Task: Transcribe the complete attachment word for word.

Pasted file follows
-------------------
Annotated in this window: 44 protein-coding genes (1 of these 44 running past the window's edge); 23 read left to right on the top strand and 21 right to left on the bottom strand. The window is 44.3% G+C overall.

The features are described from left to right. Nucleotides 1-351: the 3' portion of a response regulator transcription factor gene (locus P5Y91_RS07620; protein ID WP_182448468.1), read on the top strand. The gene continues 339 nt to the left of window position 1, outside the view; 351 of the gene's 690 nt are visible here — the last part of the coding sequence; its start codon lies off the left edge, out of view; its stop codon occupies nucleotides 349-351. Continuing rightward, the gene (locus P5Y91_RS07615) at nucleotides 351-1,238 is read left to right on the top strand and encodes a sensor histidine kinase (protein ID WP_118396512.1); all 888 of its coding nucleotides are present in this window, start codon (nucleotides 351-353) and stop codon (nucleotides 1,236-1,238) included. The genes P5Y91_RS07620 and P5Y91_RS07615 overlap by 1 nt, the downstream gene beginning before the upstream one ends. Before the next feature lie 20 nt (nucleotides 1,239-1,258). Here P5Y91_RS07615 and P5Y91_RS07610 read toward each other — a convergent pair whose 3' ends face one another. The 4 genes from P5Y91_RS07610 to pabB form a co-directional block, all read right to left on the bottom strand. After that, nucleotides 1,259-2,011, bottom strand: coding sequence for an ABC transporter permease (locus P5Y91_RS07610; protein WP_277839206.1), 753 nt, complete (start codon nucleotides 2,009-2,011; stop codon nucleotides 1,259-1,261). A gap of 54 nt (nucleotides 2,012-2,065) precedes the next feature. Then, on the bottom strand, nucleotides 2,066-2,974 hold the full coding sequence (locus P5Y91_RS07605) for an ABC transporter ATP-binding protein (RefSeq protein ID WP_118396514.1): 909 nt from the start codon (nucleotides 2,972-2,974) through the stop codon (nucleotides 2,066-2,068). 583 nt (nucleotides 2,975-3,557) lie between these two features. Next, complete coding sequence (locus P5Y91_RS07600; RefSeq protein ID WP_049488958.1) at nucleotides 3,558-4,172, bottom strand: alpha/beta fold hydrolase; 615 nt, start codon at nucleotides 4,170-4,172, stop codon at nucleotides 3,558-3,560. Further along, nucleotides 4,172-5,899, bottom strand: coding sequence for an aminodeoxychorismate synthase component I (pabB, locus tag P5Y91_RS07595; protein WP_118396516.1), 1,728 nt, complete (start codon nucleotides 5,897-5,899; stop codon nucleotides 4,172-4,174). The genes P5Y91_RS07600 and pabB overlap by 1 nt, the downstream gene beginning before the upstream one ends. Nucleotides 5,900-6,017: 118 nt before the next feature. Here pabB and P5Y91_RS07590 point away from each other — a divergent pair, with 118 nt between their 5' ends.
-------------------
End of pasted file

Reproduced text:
Annotated in this window: 44 protein-coding genes (1 of these 44 running past the window's edge); 23 read left to right on the top strand and 21 right to left on the bottom strand. The window is 44.3% G+C overall.

The features are described from left to right. Nucleotides 1-351: the 3' portion of a response regulator transcription factor gene (locus P5Y91_RS07620; protein ID WP_182448468.1), read on the top strand. The gene continues 339 nt to the left of window position 1, outside the view; 351 of the gene's 690 nt are visible here — the last part of the coding sequence; its start codon lies off the left edge, out of view; its stop codon occupies nucleotides 349-351. Continuing rightward, the gene (locus P5Y91_RS07615) at nucleotides 351-1,238 is read left to right on the top strand and encodes a sensor histidine kinase (protein ID WP_118396512.1); all 888 of its coding nucleotides are present in this window, start codon (nucleotides 351-353) and stop codon (nucleotides 1,236-1,238) included. The genes P5Y91_RS07620 and P5Y91_RS07615 overlap by 1 nt, the downstream gene beginning before the upstream one ends. Before the next feature lie 20 nt (nucleotides 1,239-1,258). Here P5Y91_RS07615 and P5Y91_RS07610 read toward each other — a convergent pair whose 3' ends face one another. The 4 genes from P5Y91_RS07610 to pabB form a co-directional block, all read right to left on the bottom strand. After that, nucleotides 1,259-2,011, bottom strand: coding sequence for an ABC transporter permease (locus P5Y91_RS07610; protein WP_277839206.1), 753 nt, complete (start codon nucleotides 2,009-2,011; stop codon nucleotides 1,259-1,261). A gap of 54 nt (nucleotides 2,012-2,065) precedes the next feature. Then, on the bottom strand, nucleotides 2,066-2,974 hold the full coding sequence (locus P5Y91_RS07605) for an ABC transporter ATP-binding protein (RefSeq protein ID WP_118396514.1): 909 nt from the start codon (nucleotides 2,972-2,974) through the stop codon (nucleotides 2,066-2,068). 583 nt (nucleotides 2,975-3,557) lie between these two features. Next, complete coding sequence (locus P5Y91_RS07600; RefSeq protein ID WP_049488958.1) at nucleotides 3,558-4,172, bottom strand: alpha/beta fold hydrolase; 615 nt, start codon at nucleotides 4,170-4,172, stop codon at nucleotides 3,558-3,560. Further along, nucleotides 4,172-5,899, bottom strand: coding sequence for an aminodeoxychorismate synthase component I (pabB, locus tag P5Y91_RS07595; protein WP_118396516.1), 1,728 nt, complete (start codon nucleotides 5,897-5,899; stop codon nucleotides 4,172-4,174). The genes P5Y91_RS07600 and pabB overlap by 1 nt, the downstream gene beginning before the upstream one ends. Nucleotides 5,900-6,017: 118 nt before the next feature. Here pabB and P5Y91_RS07590 point away from each other — a divergent pair, with 118 nt between their 5' ends.